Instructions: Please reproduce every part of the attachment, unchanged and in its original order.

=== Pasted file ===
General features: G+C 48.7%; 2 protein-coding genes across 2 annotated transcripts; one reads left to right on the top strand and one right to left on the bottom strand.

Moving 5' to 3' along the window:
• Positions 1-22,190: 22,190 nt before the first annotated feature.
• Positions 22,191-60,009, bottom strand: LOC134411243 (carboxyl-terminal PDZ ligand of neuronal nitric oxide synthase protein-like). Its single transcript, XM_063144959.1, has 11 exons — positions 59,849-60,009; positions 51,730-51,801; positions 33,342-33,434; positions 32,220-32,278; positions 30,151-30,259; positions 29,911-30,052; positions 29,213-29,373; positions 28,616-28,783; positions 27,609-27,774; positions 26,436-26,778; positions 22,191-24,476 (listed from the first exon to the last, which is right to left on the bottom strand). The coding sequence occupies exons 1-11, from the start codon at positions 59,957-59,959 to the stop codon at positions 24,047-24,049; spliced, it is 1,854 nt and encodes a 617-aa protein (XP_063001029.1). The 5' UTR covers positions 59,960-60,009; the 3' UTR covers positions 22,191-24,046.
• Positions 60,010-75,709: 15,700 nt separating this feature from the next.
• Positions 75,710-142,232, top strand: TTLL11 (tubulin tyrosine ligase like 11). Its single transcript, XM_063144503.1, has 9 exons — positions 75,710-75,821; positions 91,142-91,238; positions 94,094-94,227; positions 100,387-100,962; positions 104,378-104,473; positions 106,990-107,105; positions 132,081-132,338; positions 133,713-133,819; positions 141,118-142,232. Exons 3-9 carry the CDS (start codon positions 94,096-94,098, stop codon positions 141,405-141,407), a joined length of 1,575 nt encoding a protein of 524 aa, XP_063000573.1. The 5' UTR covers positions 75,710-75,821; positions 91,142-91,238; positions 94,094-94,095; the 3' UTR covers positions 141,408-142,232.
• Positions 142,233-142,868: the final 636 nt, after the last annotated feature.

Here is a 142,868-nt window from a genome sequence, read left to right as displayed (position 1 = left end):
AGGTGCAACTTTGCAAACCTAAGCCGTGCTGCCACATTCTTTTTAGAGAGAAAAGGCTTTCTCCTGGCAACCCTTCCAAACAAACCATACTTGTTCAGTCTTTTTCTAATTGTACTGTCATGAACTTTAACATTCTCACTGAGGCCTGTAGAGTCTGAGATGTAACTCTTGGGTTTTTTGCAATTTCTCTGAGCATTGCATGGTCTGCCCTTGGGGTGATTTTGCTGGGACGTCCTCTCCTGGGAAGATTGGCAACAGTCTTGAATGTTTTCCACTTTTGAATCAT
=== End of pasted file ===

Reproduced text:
General features: G+C 48.7%; 2 protein-coding genes across 2 annotated transcripts; one reads left to right on the top strand and one right to left on the bottom strand.

Moving 5' to 3' along the window:
• Positions 1-22,190: 22,190 nt before the first annotated feature.
• Positions 22,191-60,009, bottom strand: LOC134411243 (carboxyl-terminal PDZ ligand of neuronal nitric oxide synthase protein-like). Its single transcript, XM_063144959.1, has 11 exons — positions 59,849-60,009; positions 51,730-51,801; positions 33,342-33,434; positions 32,220-32,278; positions 30,151-30,259; positions 29,911-30,052; positions 29,213-29,373; positions 28,616-28,783; positions 27,609-27,774; positions 26,436-26,778; positions 22,191-24,476 (listed from the first exon to the last, which is right to left on the bottom strand). The coding sequence occupies exons 1-11, from the start codon at positions 59,957-59,959 to the stop codon at positions 24,047-24,049; spliced, it is 1,854 nt and encodes a 617-aa protein (XP_063001029.1). The 5' UTR covers positions 59,960-60,009; the 3' UTR covers positions 22,191-24,046.
• Positions 60,010-75,709: 15,700 nt separating this feature from the next.
• Positions 75,710-142,232, top strand: TTLL11 (tubulin tyrosine ligase like 11). Its single transcript, XM_063144503.1, has 9 exons — positions 75,710-75,821; positions 91,142-91,238; positions 94,094-94,227; positions 100,387-100,962; positions 104,378-104,473; positions 106,990-107,105; positions 132,081-132,338; positions 133,713-133,819; positions 141,118-142,232. Exons 3-9 carry the CDS (start codon positions 94,096-94,098, stop codon positions 141,405-141,407), a joined length of 1,575 nt encoding a protein of 524 aa, XP_063000573.1. The 5' UTR covers positions 75,710-75,821; positions 91,142-91,238; positions 94,094-94,095; the 3' UTR covers positions 141,408-142,232.
• Positions 142,233-142,868: the final 636 nt, after the last annotated feature.

Here is a 142,868-nt window from a genome sequence, read left to right as displayed (position 1 = left end):
AGGTGCAACTTTGCAAACCTAAGCCGTGCTGCCACATTCTTTTTAGAGAGAAAAGGCTTTCTCCTGGCAACCCTTCCAAACAAACCATACTTGTTCAGTCTTTTTCTAATTGTACTGTCATGAACTTTAACATTCTCACTGAGGCCTGTAGAGTCTGAGATGTAACTCTTGGGTTTTTTGCAATTTCTCTGAGCATTGCATGGTCTGCCCTTGGGGTGATTTTGCTGGGACGTCCTCTCCTGGGAAGATTGGCAACAGTCTTGAATGTTTTCCACTTTTGAATCAT